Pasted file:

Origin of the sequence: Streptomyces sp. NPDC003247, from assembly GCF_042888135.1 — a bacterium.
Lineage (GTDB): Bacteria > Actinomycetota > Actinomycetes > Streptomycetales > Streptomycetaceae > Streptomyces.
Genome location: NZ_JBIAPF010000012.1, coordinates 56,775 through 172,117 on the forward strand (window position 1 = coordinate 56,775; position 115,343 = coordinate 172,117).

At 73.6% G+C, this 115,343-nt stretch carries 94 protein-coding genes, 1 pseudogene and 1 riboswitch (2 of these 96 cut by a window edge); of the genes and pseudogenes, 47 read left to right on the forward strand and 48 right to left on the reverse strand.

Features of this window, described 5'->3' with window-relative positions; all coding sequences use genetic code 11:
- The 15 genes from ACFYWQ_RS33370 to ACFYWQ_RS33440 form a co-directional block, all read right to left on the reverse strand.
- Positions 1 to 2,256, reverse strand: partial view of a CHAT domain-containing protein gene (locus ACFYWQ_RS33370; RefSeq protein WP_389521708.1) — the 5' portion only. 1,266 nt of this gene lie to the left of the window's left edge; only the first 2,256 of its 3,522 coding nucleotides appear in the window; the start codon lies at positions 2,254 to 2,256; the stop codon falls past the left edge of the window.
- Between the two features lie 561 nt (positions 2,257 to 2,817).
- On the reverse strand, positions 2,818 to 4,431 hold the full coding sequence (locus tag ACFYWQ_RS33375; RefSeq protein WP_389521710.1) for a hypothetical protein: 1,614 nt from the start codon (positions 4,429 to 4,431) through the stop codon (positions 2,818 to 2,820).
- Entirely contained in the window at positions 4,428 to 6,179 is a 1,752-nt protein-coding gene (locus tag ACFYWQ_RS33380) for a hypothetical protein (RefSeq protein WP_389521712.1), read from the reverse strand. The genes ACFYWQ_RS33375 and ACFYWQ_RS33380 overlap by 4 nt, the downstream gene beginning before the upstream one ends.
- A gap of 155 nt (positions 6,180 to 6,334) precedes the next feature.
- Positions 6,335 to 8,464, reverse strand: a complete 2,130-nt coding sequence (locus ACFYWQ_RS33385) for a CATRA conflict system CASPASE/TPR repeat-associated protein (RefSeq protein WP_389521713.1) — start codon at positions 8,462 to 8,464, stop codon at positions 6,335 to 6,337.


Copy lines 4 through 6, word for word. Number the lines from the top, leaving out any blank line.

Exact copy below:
At 73.6% G+C, this 115,343-nt stretch carries 94 protein-coding genes, 1 pseudogene and 1 riboswitch (2 of these 96 cut by a window edge); of the genes and pseudogenes, 47 read left to right on the forward strand and 48 right to left on the reverse strand.

Features of this window, described 5'->3' with window-relative positions; all coding sequences use genetic code 11:
- The 15 genes from ACFYWQ_RS33370 to ACFYWQ_RS33440 form a co-directional block, all read right to left on the reverse strand.